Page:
Fifty-five per cent of those polled for the survey, commissioned by Teletext, said they buy books for decoration, and have no intention of actually reading them. Rachel Cugnoni, from the publisher Vintage, said the apparent unpopularity of tough literary texts like Salman Rushdie’s The Satanic Verses, Leo Tolstoy’s War and Peace and Dostoyevsky’s Crime and Punishment - all voted in the top 10 - suggests readers are purchasing ‘intellectual credibility for the bookshelf’ rather than books they actually want to read.Which reminded me of Seneca’s po-faced but rather amusing rant against people who buy books just for show. ‘Since you cannot read all the books which you may possess,’ he intones self-righteously, ‘it is enough to possess only as many books as you can read’ (Ep. Mor. 2).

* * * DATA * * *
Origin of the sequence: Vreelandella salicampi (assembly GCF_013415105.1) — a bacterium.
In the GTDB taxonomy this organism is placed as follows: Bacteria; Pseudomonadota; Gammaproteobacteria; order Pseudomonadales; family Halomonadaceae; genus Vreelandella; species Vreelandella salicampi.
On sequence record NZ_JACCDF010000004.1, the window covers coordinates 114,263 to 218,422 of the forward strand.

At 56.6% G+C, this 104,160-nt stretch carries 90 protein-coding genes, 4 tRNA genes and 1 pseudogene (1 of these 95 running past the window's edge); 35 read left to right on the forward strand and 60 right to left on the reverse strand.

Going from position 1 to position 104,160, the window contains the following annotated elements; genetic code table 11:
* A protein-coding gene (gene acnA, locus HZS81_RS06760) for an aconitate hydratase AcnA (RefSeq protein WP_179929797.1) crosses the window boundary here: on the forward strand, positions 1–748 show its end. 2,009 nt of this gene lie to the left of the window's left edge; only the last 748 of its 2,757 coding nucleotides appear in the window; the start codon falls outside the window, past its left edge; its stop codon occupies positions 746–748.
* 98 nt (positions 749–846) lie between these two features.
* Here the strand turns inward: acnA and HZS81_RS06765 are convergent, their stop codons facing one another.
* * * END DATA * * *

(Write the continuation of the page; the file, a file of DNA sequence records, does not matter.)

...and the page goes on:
He goes further than this though: Seneca has a problem not only with people who buy lots of books and don’t read them, but also with people who buy lots of books and do read them:
“But it is a pleasure to be acquainted with many arts.” Therefore let us keep only as much of them as is essential. Do you regard that man as blameworthy who puts superfluous things on the same footing with useful things, and in his house makes a lavish display of costly objects, but do not deem him blameworthy who has allowed himself to become engrossed with the useless furniture of learning? This desire to know more than is sufficient is a sort of intemperance. Why? Because this unseemly pursuit of the liberal arts makes men troublesome, wordy, tactless, self- satisfied bores, who fail to learn the essentials just because they have learned the non-essentials. Didymus the scholar wrote four thousand books. I should feel pity for him if he had only read the same number of superfluous volumes.
(Ep. Mor. 88)